A statue of St. John Paul II is seen outside Notre Dame Cathedral April 17, 2019, two days after a fire destroyed much of the church's wooden structure. CNS photo/Benoit Tessier, Reuters

A statue of St. John Paul II is seen outside Notre Dame Cathedral April 17, 2019, two days after a fire destroyed much of the church's wooden structure. CNS photo/Benoit Tessier, Reuters

Father Jeffrey Lee, diocesan director of pilgrimages and pastor of St. Mary Parish, Colts Neck, visited Notre Dame in October 2008 during his sabbatical in Barcelona:

“I attended the first morning choir Mass. It was packed with people, at least 3,000 on a regular Sunday. Visitors, standing four across, toured the church during Mass but in complete silence: not a word, not a whisper, not a shuffle. In Barcelona, the people saw a building; in Notre Dame, the people saw a house of a praying church: all races, colors, ages. It was striking, a powerful image. The church was fully alive, the principal organ maintained a French Romantic sound and evoked a sense of mystery. You feel so insignificant, it transforms you.

I felt such emptiness when I saw the pictures of it up in flames, I was grieving for the universal Church and humanity.”

 

Cheryl Manfredonia, co-founder of the Domestic Church Media apostolate, Ewing:

“We all know that a church is not just a building. It is ‘living stone’ created from a continuous stream of prayer. From architectural renderings, to engineers, to financial contributors, to contractors, to painters – each brick and mortar was lovingly placed during multitudes of Hail Mary’s preparing an iconic church for all to visit.

A few years ago, I was the accompanist for [a choir] on a concert tour throughout France, and had the honor and blessing to play the organ at this monumental cathedral. What history! What a beautiful tribute to Our Lady! One can feel the millions of prayers that had been offered in that masterpiece. Pictures are one thing, but to stand before this work of art takes your breath away. There is great silence and reverence inside, despite hundreds of visitors of all denominations – part of which comes from being awestruck at the beauty, yes, made by man, but placed on their hearts by God. When you are on holy ground, you can’t help but feel it.”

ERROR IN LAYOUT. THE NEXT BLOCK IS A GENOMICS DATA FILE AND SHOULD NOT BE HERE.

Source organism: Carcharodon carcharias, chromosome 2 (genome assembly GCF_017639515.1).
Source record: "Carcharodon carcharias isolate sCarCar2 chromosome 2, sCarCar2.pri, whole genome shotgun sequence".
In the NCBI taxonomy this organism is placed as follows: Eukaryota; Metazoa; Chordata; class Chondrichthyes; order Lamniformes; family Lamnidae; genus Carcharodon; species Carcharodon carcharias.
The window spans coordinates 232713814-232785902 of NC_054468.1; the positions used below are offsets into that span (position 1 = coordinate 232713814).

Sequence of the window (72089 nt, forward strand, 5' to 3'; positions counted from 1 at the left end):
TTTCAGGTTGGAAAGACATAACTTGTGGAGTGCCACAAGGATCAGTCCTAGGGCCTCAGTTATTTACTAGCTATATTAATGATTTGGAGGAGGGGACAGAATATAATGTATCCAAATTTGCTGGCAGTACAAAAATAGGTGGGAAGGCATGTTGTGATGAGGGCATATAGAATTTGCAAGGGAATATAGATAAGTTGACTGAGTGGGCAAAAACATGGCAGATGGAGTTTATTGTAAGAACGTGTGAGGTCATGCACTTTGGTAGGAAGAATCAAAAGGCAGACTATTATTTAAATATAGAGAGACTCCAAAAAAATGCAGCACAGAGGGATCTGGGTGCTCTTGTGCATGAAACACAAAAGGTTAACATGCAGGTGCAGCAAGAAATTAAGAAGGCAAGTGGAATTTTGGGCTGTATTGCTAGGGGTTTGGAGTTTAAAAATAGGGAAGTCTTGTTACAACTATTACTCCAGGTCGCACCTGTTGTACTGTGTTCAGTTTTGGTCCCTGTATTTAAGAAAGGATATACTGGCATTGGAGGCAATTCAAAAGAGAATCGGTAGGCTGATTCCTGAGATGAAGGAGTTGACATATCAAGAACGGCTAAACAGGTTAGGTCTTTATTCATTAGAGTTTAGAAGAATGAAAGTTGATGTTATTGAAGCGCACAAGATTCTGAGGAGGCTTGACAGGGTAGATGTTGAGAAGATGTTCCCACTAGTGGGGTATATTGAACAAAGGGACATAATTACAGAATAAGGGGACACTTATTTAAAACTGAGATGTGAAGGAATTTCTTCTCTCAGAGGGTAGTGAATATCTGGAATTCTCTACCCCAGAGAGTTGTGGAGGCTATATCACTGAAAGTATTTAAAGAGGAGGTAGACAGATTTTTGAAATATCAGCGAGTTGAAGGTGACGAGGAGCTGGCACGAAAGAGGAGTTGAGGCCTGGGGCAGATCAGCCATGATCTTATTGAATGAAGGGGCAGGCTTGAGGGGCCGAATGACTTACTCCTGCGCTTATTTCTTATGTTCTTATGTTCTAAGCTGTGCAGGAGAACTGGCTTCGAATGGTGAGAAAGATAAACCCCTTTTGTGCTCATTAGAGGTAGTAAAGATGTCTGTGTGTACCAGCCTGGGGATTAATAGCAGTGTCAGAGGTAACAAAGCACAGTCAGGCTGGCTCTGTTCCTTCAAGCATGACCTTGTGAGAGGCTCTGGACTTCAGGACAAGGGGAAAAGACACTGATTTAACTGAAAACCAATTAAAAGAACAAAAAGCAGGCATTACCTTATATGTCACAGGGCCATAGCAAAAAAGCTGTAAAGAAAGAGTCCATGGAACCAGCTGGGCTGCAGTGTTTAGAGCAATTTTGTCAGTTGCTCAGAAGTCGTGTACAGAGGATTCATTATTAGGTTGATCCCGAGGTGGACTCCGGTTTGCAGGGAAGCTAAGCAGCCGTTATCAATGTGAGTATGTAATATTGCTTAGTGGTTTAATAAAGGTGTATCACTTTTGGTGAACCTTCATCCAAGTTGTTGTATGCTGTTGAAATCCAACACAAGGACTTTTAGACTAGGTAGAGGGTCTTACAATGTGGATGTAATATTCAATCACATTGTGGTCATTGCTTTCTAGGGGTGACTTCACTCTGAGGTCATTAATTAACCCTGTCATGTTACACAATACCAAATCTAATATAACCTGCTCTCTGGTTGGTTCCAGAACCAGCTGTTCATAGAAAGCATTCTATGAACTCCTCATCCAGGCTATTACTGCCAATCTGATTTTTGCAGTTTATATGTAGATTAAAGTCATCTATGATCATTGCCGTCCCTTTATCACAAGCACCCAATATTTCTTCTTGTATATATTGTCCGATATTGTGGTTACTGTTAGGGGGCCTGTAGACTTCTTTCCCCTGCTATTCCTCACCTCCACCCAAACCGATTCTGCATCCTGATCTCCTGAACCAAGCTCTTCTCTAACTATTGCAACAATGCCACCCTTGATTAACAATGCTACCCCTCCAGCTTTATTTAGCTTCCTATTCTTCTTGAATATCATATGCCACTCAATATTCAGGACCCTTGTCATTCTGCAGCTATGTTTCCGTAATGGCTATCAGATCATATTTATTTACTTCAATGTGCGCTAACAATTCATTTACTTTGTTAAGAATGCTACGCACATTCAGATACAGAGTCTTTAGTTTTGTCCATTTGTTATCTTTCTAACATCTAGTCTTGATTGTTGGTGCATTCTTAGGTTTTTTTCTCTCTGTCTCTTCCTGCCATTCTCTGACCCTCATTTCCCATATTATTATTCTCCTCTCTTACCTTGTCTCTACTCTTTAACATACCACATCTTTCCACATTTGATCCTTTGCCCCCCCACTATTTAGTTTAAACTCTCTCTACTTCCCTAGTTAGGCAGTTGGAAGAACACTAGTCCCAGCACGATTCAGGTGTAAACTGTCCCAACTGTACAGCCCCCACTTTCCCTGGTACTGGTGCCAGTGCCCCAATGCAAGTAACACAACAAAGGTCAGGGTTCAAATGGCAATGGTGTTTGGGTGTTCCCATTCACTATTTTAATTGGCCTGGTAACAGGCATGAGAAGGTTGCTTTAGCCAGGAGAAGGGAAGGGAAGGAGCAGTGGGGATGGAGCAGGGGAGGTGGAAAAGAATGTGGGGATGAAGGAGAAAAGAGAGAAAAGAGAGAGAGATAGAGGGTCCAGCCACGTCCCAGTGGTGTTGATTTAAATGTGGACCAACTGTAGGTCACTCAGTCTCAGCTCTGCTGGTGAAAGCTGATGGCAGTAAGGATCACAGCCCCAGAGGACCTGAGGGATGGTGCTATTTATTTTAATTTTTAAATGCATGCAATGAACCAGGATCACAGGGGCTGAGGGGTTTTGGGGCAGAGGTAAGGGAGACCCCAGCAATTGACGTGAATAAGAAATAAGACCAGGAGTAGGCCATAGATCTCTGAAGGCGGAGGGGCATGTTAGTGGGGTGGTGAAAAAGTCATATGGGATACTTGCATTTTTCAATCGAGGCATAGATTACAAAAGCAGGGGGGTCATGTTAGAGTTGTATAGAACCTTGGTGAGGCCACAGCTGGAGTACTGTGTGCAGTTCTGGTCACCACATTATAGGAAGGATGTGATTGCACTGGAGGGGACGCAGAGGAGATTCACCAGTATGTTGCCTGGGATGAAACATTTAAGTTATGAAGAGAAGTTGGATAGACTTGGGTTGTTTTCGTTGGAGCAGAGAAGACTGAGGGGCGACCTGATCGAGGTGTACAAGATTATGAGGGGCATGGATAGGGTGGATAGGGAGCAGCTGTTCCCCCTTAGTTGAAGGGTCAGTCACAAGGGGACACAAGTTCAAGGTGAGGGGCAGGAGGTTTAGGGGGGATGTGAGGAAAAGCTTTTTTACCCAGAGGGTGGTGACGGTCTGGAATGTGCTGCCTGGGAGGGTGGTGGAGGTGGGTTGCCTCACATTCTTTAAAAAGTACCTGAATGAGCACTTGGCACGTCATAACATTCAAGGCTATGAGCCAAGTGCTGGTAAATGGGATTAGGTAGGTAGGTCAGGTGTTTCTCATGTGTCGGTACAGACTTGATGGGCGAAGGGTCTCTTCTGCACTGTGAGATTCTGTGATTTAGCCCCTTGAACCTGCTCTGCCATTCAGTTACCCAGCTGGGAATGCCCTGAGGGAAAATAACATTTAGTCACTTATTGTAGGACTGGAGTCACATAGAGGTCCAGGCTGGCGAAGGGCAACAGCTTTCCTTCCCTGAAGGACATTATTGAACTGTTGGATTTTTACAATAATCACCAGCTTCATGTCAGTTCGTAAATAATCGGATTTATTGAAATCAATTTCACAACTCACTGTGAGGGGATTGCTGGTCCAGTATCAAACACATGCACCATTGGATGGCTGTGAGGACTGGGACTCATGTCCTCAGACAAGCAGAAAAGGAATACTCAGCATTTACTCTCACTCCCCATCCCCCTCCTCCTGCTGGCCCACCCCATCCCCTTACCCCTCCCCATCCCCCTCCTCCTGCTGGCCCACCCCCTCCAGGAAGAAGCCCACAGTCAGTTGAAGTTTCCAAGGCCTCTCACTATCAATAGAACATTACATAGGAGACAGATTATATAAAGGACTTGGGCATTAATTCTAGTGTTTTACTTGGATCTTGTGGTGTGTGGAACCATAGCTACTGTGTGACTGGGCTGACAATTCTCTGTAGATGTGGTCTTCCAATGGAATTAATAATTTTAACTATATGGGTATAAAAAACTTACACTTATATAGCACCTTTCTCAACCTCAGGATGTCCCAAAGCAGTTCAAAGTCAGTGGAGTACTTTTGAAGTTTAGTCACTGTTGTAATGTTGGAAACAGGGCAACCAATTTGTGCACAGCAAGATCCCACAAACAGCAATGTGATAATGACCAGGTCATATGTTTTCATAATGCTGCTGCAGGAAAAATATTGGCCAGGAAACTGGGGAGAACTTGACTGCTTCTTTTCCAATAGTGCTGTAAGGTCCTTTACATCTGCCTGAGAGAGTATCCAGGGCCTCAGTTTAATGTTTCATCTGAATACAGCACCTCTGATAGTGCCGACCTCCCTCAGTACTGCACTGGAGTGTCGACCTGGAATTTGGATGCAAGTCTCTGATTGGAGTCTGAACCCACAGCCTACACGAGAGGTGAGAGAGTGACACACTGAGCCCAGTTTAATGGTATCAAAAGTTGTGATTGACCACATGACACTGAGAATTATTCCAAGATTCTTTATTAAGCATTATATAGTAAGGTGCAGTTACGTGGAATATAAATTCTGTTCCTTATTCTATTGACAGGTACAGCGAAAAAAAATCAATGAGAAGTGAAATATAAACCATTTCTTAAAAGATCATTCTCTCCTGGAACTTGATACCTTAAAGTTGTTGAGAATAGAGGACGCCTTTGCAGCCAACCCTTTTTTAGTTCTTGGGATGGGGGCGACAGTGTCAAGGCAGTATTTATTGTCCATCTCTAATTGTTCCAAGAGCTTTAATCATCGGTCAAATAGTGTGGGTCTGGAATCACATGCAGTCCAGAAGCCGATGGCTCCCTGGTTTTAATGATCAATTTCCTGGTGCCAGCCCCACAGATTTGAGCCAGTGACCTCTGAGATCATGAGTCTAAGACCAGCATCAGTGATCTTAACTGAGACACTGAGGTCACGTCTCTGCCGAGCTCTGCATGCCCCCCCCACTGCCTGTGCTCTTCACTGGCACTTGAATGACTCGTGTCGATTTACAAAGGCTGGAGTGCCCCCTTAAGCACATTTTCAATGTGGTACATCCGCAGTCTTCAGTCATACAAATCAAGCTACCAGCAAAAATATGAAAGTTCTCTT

Alice Teti of the Catholic Community of Hopewell Valley (St. Alphonsus Church, Hopewell):

“I was deeply saddened when I saw the pictures of the fire at Notre Dame. When I have visited the cathedral in the past, I have been struck that as Catholics we are part of a succession of great saints and also ordinary church-goers who sought God in quiet moments of private prayer and who gathered together for public worship in that beautiful space.

I am also impressed by the commitment of people who planned and worked on a project that would not be complete in their own lifetime. It is a space known to history for the coronations of monarchs, but it is most important in the hearts of so many as a legendary sanctuary for the outcast.” 

 

Janice Hutchinson Hillsdon of St. Paul Parish, Princeton: 

“I never knew just how impressive Notre Dame Cathedral was until we took our children last year. We stood in front in awe of the magnificence of the cathedral. They looked for it from the Eiffel Tower and asked to see it from a Seine river cruise. They made mention of it everywhere we went. Even at a young age, they saw how incredible it truly was.  We’re fortunate we’ll always have those cherished vacation memories, but it’s heartbreaking that future generations won’t be able to see what our children saw.” 

 

Peg Weaver, former choir director in Corpus Christi Parish, Willingboro:

“[Our choir] visited the cathedral in April 2002 and was allowed up into the choir loft for Mass and to talk with the principal organist. It seemed to be a mile down the aisle to the altar. It was amazing. This fire was such a tragedy.”